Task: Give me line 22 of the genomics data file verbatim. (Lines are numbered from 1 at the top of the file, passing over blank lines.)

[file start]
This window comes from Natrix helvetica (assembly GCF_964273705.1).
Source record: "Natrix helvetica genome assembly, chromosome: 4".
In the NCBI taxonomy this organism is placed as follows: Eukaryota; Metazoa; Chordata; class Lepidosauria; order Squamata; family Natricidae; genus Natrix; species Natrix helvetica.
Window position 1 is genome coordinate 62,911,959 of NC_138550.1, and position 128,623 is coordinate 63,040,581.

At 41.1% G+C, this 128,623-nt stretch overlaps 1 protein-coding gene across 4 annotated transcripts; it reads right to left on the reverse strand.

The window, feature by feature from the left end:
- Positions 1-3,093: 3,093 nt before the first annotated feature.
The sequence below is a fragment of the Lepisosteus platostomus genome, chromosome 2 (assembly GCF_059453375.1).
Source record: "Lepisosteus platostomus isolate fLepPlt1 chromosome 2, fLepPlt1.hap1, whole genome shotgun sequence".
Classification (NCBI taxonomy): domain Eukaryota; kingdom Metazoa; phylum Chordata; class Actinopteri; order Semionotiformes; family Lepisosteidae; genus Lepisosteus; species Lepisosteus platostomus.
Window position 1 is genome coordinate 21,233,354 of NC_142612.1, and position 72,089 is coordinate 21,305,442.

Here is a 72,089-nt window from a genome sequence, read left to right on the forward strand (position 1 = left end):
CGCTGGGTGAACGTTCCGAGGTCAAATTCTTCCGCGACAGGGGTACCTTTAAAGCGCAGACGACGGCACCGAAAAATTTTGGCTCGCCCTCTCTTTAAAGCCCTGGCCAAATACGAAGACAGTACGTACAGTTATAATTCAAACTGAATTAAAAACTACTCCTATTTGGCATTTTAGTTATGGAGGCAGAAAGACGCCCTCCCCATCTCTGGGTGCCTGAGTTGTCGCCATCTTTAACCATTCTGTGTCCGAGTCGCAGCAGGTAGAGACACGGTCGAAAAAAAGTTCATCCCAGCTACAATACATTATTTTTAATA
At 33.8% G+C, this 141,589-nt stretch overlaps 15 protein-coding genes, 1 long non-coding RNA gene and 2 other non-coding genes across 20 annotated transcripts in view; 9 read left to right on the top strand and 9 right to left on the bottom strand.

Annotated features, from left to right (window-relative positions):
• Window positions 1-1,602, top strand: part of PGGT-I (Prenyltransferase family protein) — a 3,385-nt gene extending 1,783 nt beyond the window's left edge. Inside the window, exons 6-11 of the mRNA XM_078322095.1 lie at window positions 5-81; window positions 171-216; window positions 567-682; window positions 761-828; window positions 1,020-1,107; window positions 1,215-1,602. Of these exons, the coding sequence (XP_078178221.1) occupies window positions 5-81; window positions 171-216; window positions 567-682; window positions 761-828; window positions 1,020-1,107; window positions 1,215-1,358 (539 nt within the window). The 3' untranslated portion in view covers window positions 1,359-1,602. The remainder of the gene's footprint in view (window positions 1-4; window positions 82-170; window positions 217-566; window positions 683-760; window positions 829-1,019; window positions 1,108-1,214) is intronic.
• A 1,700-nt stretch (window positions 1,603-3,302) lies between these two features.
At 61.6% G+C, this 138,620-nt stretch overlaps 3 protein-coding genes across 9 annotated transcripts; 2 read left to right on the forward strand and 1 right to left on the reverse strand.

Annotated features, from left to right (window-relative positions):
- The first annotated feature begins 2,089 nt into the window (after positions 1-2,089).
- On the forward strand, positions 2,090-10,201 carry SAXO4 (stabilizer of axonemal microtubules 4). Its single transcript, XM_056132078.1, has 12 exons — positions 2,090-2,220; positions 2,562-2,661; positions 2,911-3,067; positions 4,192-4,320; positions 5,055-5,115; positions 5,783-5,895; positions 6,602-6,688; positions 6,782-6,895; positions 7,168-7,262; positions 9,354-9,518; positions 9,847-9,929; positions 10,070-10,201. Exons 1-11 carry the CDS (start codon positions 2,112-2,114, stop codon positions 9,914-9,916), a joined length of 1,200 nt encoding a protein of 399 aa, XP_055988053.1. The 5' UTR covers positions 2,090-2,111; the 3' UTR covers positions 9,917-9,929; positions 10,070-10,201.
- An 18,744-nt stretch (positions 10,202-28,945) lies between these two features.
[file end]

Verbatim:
- An 18,744-nt stretch (positions 10,202-28,945) lies between these two features.